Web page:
CHICAGO (CBS) — Everyone loves to save a buck, and that’s fueled the popularity of coupons. CBS 2’s Lauren Victory digs into what’s behind the fine print, after a small but powerful sentence caught our eye in the coupon section of the Sunday paper.
The CBS 2 Morning Insiders noticed some Chicago newspaper inserts with an alarming message. Bold red lettering threatens a $2 million fine, and/or imprisonment if coupons or copied.READ MORE: Federal Judge Says Deadline To Ratify Equal Right Amendment 'Expired Long Ago' In Setback To Advocates' Efforts
Frances Blough, a coupon clipper for 50 years, thought she’d experienced it all, but she’d never read that before.
“It’s ridiculous. I mean, how could anybody want to go to jail for 50 cents?” she said.
The warning is printed on Kimberly Clark products, the manufacturer of Huggies diapers, Cottonelle toilet paper, and Scott paper towels.
Bud Miller, executive director of Coupon Information Corporation, a non-profit trying to fight coupon fraud, said the warning is meant to educate people.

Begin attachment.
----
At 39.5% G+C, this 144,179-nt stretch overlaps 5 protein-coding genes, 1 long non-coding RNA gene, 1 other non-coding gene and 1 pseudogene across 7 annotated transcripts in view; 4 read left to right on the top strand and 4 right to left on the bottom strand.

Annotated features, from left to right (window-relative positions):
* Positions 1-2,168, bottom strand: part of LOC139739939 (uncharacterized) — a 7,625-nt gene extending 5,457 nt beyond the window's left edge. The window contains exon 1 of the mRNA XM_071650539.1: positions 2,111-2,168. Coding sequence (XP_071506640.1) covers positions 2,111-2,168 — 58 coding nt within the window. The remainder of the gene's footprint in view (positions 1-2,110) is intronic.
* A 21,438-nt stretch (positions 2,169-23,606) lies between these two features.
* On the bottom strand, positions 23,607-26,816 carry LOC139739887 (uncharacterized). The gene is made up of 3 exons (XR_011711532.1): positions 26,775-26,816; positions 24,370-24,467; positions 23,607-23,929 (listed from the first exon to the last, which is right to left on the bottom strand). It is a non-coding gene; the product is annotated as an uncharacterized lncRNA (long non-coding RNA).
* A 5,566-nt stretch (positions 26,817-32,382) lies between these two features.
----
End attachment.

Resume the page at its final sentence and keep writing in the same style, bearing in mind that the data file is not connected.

“If you find somebody just providing you with files for a price in any type of social media, for example a secret group, those are almost certainly counterfeit,” he said.READ MORE: At Least 22 Shot, 2 Killed In Weekend Violence In Chicago
The Coupon Information Corporation also helps manufacturers catch shady shoppers.
“A single counterfeit can easily cost $1 million, and that obviously hits profits, and it costs people’s jobs,” Miller said.
Coupon selling led Kimberly Clark to press charges, and add a big red alert to its coupons, according to a company spokesperson.
Fake coupons often are spotted during inspections at clearinghouses.
“I think the register lady should say that’s not the product,” Blough said.
Indeed, the buck often stops with cashiers, but just in case, a friendly reminder is printed on many valid coupons.MORE NEWS: CPS Middle School Students Returning To Classrooms Monday
Miller stressed the average consumer using legitimate coupons doesn’t have to worry about the warning about fines or jail time. It’s counterfeiters that need to watch out. One counterfeiter received five years in prison, according to Miller.